foundational understanding does not exist in print. However, there is a plethora of written
content from critics and Peter Eisenman in the years bookending the project discussing his
more general architectural thoughts. As such, this article asserts that it is possible to
understand the Max Reinhardt Haus and the considerations that led to its design by locating
Peter Eisenman's thinking at the time of its conception. The purpose of this essay is to study
the Max Reinhardt Haus with Eisenmanian analytics, uncovering his acts of intention in
coming to an architectural solution - formally, contextually, and programmatically.

"The Alteka Tower is different from Frankfurt; and Emory will be different from Alteka. I am not interested in
doing the same thing."
Peter Eisenman, Architecture D'Aujourd'hui, February 1992.

In understanding the context of design that Peter Eisenman was working within for the
Max Reinhardt Haus, it is necessary to distinguish between the idea and the approach in his
working methodologies:
"I have worked with many different ideas, trace, imprint, superpositions, scaling and now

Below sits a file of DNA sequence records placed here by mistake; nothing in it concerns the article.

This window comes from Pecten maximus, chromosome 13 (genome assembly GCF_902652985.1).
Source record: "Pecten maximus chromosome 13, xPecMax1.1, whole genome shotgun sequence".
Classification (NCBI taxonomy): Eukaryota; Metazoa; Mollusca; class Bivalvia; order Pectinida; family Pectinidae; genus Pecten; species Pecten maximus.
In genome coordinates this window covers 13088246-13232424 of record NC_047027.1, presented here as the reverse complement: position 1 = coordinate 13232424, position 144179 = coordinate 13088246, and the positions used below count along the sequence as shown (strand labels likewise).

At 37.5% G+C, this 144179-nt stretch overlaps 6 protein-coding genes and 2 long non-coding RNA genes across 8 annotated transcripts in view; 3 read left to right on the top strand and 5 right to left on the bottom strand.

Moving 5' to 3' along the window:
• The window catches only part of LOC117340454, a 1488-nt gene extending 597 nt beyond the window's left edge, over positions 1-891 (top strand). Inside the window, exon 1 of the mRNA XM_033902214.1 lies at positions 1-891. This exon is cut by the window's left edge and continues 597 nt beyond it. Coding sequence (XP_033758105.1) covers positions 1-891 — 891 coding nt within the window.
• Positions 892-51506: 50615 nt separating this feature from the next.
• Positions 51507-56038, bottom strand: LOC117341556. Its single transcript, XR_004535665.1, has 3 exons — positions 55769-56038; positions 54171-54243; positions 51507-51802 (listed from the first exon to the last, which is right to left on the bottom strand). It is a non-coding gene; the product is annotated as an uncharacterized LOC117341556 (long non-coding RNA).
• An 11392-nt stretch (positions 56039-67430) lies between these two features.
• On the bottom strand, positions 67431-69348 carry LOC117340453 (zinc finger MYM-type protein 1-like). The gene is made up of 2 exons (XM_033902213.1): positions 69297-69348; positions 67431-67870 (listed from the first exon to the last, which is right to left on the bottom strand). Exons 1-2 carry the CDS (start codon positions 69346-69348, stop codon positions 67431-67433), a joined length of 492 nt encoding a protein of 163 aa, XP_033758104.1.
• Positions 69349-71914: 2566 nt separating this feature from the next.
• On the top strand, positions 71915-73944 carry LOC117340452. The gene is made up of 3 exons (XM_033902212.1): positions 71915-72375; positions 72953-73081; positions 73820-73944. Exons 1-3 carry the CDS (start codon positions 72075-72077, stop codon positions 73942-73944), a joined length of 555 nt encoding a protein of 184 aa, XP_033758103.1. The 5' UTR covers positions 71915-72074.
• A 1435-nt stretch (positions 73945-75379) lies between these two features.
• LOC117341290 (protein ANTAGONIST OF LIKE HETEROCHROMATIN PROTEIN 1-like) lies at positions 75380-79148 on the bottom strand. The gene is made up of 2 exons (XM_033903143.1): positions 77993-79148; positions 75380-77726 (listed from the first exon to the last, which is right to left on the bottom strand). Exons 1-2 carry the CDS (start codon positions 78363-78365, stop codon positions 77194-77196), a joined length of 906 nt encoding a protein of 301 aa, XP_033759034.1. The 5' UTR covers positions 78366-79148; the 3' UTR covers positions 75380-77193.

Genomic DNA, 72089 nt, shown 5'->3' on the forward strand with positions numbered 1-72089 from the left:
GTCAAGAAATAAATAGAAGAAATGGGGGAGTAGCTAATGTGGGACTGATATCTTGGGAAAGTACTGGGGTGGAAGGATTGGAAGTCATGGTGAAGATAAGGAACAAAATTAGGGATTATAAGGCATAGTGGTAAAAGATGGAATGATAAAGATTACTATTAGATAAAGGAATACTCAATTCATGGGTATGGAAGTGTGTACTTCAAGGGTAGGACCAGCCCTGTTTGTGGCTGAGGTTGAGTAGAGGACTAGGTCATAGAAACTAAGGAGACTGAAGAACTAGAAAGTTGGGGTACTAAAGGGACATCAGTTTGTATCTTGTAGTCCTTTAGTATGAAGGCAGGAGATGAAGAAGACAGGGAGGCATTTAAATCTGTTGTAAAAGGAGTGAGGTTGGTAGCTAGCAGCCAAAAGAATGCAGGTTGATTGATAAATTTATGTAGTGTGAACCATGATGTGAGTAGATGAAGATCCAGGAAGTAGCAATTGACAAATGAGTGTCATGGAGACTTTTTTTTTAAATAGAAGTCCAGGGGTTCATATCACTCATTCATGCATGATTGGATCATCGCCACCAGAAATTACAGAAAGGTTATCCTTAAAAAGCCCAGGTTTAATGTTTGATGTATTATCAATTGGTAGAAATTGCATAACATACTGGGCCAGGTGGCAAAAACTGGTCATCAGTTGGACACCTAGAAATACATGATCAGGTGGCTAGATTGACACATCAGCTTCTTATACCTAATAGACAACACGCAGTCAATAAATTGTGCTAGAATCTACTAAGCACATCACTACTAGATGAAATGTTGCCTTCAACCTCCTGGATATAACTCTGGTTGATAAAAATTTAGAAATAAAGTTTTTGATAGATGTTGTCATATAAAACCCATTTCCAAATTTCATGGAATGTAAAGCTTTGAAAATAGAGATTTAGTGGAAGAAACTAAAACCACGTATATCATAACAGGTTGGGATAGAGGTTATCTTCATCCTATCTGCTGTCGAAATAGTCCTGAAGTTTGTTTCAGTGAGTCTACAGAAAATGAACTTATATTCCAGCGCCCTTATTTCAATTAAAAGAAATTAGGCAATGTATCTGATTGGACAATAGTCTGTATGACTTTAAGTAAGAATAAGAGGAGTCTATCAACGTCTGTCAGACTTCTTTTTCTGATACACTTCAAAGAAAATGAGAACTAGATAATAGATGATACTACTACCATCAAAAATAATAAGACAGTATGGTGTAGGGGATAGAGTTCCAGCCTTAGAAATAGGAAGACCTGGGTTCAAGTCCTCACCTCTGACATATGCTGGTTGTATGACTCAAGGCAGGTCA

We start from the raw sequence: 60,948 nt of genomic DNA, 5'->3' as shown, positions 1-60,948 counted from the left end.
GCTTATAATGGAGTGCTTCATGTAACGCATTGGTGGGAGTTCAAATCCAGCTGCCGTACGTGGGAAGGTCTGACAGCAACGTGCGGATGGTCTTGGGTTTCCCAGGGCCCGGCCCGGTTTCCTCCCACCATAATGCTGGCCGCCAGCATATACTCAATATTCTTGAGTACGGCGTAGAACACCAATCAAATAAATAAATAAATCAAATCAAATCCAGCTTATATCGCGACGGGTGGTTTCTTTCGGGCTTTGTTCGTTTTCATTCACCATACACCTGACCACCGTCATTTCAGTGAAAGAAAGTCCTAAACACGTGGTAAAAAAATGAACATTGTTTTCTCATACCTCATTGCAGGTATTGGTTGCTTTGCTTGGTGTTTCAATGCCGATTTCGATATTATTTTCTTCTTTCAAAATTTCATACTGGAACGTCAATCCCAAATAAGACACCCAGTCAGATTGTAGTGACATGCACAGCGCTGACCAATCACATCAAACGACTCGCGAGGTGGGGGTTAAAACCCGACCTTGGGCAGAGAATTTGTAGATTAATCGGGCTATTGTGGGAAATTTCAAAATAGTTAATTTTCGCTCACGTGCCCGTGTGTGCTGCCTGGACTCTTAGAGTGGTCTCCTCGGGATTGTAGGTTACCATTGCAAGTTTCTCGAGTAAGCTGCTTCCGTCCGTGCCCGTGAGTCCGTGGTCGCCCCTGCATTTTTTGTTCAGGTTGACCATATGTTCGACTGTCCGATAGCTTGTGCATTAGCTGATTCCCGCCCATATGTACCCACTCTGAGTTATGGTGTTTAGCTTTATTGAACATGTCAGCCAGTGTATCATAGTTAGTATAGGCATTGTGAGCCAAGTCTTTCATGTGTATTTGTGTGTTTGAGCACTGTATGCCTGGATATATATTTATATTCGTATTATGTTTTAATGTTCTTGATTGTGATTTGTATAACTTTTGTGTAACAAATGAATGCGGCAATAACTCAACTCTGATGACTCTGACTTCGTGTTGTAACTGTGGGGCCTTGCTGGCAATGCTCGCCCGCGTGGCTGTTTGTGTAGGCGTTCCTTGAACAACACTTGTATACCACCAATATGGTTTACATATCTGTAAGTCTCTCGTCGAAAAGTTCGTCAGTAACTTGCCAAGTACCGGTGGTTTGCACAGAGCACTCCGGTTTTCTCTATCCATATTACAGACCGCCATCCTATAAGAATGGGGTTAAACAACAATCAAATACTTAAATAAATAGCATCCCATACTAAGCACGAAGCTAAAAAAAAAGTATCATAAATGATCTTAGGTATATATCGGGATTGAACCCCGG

2 Eisenman, Peter. "Maison Dom-ino and the Self-Referential Sign." Oppositions. Spring 1979: 189-98. Print.
Greg Polvi ( Southern California Institute of Architecture (SCI-Arc)


folding, but I have never stayed with any of them. I have left a trail of issues and ideas which I
never develop. I am not interested in developing a single idea."
Peter Eisenman, Architecture D'Aujourd'hui, February 1992.

The distinction between idea and approach is necessary because while Eisenman may
use design ideas from project to project, briefly utilizing them and moving on to something
else, there exist certain approaches that pervade many Eisenman projects, sustaining the
design of many architectural objects over significant periods of time. The Max Reinhardt Haus
is a culmination of Eisenman's ideas of “looking back” through de-stabilizing vision 3 and the
mobius strip; in addition, it is a representation of his approaches of “weak form,”
placelessness, and his considerations of media, the event, and an electronic paradigm within
his “double zeitgeist.”

There is an important distinction to draw within Peter Eisenman's consideration of the
context of the Max Reinhardt Haus. For Peter Eisenman, in Berlin in 1992, contextual
assessment involved little consideration of the size and shape of surrounding buildings. This
conclusion is possible when noting that the outcome was not formally considerate of its
neighbourhood. Had it been completed, Max Reinhardt Haus was to stand 34 stories tall at a
height of 122m4, far surpassing the height limit of 22m in its site location. A significant reason
in its ultimate failure to be built was the assessment of the building as "inhumane"5 within its